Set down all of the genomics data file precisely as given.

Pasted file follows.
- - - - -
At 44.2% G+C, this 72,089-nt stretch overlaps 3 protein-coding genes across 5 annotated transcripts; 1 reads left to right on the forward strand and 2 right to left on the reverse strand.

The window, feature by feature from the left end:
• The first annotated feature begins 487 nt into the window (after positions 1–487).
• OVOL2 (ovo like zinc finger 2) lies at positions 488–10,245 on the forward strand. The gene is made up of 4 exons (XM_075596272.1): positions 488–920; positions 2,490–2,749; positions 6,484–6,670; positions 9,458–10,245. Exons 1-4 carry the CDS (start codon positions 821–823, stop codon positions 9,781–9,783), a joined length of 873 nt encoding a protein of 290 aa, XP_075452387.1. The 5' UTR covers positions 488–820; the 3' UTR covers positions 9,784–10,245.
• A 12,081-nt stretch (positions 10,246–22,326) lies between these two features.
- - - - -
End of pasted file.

At 44.2% G+C, this 72,089-nt stretch overlaps 3 protein-coding genes across 5 annotated transcripts; 1 reads left to right on the forward strand and 2 right to left on the reverse strand.

The window, feature by feature from the left end:
• The first annotated feature begins 487 nt into the window (after positions 1–487).
• OVOL2 (ovo like zinc finger 2) lies at positions 488–10,245 on the forward strand. The gene is made up of 4 exons (XM_075596272.1): positions 488–920; positions 2,490–2,749; positions 6,484–6,670; positions 9,458–10,245. Exons 1-4 carry the CDS (start codon positions 821–823, stop codon positions 9,781–9,783), a joined length of 873 nt encoding a protein of 290 aa, XP_075452387.1. The 5' UTR covers positions 488–820; the 3' UTR covers positions 9,784–10,245.
• A 12,081-nt stretch (positions 10,246–22,326) lies between these two features.